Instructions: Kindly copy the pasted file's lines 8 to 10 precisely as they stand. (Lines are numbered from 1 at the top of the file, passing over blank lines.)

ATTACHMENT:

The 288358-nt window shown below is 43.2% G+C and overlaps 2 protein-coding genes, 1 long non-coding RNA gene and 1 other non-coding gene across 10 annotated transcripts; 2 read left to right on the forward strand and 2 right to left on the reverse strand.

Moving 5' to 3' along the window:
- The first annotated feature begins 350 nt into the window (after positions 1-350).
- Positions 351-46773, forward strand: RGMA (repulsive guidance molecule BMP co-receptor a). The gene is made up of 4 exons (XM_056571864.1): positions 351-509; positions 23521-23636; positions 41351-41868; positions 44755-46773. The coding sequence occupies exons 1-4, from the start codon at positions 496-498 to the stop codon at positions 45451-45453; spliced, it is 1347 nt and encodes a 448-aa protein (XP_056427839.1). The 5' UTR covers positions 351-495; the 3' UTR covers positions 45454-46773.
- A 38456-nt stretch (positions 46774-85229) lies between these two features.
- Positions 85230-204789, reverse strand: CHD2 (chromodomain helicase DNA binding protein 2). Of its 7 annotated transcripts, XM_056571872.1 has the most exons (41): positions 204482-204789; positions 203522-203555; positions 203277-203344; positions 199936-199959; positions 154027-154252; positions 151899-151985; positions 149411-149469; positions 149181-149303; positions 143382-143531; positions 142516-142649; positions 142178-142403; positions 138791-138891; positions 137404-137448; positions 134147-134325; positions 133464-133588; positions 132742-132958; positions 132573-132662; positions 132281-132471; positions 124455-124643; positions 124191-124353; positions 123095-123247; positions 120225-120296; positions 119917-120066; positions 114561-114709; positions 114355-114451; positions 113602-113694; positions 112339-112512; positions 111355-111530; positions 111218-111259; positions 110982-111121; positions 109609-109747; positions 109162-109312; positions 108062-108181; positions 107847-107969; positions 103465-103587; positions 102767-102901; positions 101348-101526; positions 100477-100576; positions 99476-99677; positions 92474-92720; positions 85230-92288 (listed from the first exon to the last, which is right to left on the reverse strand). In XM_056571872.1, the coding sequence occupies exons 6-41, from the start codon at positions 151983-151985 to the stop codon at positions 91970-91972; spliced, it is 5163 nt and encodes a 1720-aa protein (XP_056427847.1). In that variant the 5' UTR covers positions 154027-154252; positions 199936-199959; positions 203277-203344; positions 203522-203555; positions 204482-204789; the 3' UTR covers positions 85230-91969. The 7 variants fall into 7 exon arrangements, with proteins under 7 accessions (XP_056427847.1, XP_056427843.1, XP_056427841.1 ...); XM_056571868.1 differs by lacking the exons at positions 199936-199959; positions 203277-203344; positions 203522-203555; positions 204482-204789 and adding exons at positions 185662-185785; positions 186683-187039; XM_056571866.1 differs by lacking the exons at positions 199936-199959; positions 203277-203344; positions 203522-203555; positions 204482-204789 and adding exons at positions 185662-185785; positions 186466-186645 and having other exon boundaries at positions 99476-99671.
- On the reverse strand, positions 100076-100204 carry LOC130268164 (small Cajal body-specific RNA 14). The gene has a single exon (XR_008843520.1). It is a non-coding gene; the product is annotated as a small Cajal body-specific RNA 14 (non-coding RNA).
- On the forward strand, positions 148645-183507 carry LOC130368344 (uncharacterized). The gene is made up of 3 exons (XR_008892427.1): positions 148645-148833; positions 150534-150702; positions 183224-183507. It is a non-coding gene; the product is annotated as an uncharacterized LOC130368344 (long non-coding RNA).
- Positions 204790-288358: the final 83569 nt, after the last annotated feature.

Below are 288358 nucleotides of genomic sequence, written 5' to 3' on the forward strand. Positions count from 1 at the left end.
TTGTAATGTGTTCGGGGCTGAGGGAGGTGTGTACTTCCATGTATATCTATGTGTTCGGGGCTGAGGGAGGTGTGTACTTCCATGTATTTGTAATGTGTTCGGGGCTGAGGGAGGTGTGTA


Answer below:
- On the forward strand, positions 148645-183507 carry LOC130368344 (uncharacterized). The gene is made up of 3 exons (XR_008892427.1): positions 148645-148833; positions 150534-150702; positions 183224-183507. It is a non-coding gene; the product is annotated as an uncharacterized LOC130368344 (long non-coding RNA).
- Positions 204790-288358: the final 83569 nt, after the last annotated feature.

Below are 288358 nucleotides of genomic sequence, written 5' to 3' on the forward strand. Positions count from 1 at the left end.